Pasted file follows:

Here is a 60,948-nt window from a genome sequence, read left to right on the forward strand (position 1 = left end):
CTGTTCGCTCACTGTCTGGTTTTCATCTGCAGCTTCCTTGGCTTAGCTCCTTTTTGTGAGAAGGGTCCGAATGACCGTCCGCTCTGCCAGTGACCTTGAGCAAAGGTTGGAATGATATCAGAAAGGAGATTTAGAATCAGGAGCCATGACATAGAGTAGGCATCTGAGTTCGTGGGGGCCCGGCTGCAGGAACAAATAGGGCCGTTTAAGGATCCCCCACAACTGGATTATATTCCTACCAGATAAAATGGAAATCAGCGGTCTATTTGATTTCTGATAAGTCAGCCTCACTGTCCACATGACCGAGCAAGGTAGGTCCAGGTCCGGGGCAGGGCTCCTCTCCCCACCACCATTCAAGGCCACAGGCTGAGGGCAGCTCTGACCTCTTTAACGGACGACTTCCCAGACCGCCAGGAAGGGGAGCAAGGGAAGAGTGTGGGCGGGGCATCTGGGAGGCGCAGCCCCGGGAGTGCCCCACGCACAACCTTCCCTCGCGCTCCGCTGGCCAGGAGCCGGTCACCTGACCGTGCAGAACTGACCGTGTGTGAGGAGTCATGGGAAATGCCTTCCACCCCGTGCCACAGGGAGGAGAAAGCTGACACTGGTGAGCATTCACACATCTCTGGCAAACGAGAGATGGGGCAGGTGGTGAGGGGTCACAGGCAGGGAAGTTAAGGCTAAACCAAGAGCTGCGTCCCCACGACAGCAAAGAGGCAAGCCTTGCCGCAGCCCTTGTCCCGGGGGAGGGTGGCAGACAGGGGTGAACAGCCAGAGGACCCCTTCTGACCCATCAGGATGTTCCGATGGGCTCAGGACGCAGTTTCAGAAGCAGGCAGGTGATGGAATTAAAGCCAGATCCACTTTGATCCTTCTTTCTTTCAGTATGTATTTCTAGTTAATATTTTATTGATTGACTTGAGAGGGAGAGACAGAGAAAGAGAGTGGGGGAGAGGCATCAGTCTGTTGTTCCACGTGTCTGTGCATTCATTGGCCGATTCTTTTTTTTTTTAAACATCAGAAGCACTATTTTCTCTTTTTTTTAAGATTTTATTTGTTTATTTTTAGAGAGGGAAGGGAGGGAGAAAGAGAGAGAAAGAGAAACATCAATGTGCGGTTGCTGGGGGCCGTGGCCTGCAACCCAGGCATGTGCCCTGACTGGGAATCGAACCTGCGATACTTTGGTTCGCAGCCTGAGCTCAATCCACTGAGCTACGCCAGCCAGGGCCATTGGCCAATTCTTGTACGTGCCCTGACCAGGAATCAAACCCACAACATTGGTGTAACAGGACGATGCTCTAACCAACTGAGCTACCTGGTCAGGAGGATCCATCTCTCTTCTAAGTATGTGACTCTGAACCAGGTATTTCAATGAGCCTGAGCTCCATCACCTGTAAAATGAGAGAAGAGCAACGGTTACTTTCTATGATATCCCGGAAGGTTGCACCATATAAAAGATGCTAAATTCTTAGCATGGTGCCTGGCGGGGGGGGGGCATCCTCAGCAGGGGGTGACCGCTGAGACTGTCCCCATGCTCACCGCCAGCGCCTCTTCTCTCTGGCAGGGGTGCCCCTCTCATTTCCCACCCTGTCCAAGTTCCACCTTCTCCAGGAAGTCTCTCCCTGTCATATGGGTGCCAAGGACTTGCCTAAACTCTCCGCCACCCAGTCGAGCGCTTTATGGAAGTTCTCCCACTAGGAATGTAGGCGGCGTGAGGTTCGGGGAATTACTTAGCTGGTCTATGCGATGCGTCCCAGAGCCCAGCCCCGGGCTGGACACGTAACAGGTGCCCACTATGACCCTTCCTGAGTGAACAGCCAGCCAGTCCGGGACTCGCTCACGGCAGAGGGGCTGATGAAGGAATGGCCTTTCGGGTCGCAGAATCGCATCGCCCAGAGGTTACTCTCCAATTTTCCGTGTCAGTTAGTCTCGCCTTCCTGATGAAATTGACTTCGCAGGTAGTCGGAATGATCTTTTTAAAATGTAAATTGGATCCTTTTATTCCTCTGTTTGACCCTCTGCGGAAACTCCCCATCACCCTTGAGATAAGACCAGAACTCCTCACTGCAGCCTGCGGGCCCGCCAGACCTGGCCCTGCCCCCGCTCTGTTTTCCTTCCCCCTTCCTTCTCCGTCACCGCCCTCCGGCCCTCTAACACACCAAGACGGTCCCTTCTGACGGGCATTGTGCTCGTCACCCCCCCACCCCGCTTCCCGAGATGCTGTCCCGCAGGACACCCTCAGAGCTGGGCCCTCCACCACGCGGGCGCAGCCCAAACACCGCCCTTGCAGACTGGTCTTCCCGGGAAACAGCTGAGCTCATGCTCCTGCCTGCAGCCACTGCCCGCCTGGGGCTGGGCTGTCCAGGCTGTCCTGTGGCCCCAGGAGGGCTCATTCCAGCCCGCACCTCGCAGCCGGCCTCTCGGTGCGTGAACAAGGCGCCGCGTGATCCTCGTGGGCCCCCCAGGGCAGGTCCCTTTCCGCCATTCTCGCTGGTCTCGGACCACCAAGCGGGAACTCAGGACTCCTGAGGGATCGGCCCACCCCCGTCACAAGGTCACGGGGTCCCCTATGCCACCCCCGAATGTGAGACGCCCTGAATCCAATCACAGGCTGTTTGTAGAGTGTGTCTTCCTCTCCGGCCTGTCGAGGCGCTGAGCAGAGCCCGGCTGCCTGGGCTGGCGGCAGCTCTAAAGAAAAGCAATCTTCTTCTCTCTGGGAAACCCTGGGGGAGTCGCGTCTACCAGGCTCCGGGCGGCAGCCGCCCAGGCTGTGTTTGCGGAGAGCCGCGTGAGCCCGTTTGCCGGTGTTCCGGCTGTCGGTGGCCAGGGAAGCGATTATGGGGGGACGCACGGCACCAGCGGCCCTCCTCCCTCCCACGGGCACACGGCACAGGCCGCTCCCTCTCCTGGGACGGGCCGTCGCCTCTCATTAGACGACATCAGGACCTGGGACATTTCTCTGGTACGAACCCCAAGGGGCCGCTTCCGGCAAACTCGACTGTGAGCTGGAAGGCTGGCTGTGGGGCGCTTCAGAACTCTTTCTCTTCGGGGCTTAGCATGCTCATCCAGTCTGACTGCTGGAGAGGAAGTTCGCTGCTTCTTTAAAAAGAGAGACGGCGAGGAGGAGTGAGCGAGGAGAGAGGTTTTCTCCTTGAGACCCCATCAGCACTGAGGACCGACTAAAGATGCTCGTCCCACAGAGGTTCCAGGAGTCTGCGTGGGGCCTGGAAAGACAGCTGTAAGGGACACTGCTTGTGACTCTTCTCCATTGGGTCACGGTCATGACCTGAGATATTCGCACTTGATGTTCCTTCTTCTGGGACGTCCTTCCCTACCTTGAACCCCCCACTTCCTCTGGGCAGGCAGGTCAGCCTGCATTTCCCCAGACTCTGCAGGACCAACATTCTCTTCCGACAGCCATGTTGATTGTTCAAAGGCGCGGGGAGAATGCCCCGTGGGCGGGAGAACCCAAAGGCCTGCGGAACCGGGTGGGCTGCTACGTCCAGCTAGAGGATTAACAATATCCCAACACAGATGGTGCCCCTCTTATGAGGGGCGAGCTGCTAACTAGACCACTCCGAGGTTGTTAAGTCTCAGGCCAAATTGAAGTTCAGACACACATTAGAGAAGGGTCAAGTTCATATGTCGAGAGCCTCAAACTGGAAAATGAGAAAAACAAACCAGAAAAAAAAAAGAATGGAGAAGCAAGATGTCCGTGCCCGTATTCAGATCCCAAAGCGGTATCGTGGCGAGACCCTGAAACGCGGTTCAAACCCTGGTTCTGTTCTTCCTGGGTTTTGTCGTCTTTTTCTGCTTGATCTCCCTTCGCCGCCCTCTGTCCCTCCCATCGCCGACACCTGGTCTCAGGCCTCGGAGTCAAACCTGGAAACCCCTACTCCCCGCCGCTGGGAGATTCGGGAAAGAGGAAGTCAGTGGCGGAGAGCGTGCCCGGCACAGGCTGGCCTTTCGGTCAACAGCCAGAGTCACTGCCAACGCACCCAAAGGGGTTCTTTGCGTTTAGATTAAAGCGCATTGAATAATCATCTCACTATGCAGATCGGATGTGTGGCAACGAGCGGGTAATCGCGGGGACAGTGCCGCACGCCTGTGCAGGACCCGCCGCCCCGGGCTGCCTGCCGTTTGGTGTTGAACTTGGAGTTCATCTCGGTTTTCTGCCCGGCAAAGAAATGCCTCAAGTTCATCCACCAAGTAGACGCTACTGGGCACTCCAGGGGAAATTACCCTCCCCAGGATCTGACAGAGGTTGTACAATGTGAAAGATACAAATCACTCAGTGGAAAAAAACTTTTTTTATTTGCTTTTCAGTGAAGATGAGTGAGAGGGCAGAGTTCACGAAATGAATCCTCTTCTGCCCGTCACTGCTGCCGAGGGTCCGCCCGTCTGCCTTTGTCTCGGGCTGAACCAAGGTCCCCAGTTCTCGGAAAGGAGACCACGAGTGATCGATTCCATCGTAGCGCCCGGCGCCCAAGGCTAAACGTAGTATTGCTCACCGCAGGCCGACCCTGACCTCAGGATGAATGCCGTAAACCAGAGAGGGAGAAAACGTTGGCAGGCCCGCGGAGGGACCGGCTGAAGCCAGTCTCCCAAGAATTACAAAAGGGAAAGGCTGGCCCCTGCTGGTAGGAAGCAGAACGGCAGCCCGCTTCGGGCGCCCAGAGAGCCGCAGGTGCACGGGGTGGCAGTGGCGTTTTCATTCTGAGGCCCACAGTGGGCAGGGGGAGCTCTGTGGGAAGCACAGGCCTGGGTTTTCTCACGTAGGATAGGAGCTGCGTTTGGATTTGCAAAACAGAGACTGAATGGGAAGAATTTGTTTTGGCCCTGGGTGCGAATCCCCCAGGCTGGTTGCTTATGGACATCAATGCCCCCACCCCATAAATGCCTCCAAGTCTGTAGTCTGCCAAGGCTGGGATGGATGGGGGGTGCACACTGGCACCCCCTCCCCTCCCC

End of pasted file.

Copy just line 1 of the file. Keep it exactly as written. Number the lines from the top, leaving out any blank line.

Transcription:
Here is a 60,948-nt window from a genome sequence, read left to right on the forward strand (position 1 = left end):